Leader of the Opposition Gideon Duma Boko says business confidence in Botswana remains very low, despite the immense resources that have been pumped into promoting foreign direct investment (FDI) through the Botswana Trade and Investment Centre (BITC).
When responding to the State of the Nation Address (SONA) last week, Boko said Botswana is struggling to attract significant FDI outside of the resource sector.
“This problem is not a problem caused by the recession, weak commodity markets or laziness as some have claimed; it’s a problem of deficiencies in the incentive regime,” he said.
He added that efforts to attract FDI have been derailed by Botswana’s hostile entrepreneurship ecosystem, polluted by imperious leaders who have bred uncertainty by acting and speaking out of turn on serious matters. He highlighted weak investor protection, high costs of enforcing contracts, rent seeking regulation, government inefficiency, a failing education system, unnecessary red tape and a prohibitive immigration policy as some of the factors that make it difficult for firms to attract the talent they need to compete, grow and create quality jobs for Batswana.
“Who wants to invest in a country in which expatriates can be deported without trial, regulatory processes are slow and costly, while ministers can do business with government and find nothing wrong with inviting civil servants to follow suit,” said Boko.
He further accused some ministers of demanding citizen equity participation as a condition for renewal of a firm’s license, adding that the economy is suffocated by state lawlessness, inefficient regulation and general government inefficiency. Boko quoted former Vice President Ponatshego Kedikilwe, who recently told the business community that economic growth is of little value unless it addresses economic diversification, poverty eradication and employment creation.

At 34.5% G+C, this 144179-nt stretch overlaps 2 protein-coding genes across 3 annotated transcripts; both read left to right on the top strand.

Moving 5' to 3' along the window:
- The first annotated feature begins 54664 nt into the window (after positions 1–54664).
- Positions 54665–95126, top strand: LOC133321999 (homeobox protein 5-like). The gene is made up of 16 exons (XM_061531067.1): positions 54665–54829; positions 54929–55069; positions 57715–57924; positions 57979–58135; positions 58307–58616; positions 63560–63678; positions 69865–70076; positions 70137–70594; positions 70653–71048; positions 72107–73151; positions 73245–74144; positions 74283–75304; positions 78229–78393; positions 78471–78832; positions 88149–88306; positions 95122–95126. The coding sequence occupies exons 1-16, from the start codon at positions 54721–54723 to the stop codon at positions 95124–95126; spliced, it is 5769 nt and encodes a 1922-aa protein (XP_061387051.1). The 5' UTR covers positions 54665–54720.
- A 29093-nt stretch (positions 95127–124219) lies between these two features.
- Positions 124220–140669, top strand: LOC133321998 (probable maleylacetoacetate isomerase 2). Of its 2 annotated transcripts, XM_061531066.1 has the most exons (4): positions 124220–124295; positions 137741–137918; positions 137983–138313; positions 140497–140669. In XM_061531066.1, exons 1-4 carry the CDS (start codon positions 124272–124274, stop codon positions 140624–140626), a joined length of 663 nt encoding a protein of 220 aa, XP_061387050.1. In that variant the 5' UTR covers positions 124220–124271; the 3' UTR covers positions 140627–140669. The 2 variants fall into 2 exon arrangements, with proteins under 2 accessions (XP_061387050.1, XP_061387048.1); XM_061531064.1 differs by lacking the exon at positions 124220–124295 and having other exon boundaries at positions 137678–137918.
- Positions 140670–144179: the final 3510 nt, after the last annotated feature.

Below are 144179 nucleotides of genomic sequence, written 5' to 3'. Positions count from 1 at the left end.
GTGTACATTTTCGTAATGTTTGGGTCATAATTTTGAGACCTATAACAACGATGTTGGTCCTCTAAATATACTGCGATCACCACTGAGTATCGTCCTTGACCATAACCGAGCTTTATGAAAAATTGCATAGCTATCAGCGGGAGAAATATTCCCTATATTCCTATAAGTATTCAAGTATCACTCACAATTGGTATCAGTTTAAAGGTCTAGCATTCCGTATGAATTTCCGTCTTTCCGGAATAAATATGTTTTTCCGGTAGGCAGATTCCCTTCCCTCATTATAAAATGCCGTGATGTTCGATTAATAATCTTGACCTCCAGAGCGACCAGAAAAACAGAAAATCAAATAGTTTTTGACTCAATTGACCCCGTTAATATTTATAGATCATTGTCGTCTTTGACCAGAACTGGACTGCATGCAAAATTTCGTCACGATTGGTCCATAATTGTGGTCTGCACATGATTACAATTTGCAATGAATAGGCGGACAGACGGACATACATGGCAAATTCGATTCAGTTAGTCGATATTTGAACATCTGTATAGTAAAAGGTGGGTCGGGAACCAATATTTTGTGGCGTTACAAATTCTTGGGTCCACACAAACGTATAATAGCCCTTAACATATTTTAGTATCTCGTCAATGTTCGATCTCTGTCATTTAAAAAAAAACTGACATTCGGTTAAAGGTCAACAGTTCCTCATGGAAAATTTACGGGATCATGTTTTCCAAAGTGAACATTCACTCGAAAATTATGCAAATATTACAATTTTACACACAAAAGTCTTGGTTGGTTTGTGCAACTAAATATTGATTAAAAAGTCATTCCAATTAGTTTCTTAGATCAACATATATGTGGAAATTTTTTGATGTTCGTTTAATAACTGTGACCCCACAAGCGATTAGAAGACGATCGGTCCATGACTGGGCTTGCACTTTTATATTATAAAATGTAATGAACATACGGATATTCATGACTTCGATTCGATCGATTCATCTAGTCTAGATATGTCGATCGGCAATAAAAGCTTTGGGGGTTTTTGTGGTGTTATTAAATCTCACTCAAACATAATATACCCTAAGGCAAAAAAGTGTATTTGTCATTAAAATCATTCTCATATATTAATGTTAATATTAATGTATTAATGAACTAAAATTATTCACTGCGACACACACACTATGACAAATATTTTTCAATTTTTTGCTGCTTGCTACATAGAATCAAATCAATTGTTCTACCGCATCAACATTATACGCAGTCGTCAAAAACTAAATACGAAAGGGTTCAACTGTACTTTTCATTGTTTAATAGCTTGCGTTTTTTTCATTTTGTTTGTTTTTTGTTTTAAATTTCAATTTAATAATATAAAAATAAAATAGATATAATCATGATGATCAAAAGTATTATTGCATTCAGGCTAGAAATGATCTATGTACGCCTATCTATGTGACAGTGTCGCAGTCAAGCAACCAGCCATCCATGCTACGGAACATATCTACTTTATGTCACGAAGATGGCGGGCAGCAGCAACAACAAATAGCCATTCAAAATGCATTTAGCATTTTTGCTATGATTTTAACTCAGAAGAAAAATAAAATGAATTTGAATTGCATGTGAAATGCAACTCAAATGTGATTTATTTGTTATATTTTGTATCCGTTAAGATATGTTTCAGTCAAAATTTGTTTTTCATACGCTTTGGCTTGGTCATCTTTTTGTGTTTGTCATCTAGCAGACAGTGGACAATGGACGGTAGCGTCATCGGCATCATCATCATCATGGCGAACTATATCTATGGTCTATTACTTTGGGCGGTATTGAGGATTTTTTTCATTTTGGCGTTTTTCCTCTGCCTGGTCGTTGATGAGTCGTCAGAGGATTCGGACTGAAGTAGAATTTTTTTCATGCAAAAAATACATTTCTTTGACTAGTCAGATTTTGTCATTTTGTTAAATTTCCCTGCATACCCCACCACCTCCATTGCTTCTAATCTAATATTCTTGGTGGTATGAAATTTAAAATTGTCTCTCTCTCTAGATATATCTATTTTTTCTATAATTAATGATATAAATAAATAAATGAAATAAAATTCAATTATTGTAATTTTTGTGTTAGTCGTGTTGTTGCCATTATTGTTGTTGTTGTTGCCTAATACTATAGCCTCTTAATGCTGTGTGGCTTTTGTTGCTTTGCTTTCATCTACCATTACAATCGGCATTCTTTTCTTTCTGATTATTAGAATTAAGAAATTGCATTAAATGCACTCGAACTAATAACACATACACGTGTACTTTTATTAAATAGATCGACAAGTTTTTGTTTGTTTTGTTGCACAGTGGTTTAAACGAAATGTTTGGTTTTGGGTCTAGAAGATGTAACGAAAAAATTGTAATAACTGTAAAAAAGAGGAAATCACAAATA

“There can be no development without growth. But growth delivers more development if it is inclusive and sustainable. The levels of poverty, joblessness, inequality and exclusion that exist in Botswana today are a result of flawed policies that entrench economic, social and political exclusion. Inclusion requires policies and strategies that empower people and communities by building their agency and enhancing their access to productive resources and opportunities,” he stated.
He challenged the President to put merit front and centre in appointing people to positions of responsibility, implement a decentralization policy to empower local governments and communities and review the country’s settlement policy to avoid market fragmentation and make service provision less costly. Boko also called for more investment in infrastructure, adding that high speed internet access and e-government are absolute imperatives for a competitive economy.
“The water and energy crises must end. Today’s water and energy crises betray an inexcusable lack of foresight and failure of planning,” said Boko in conclusion.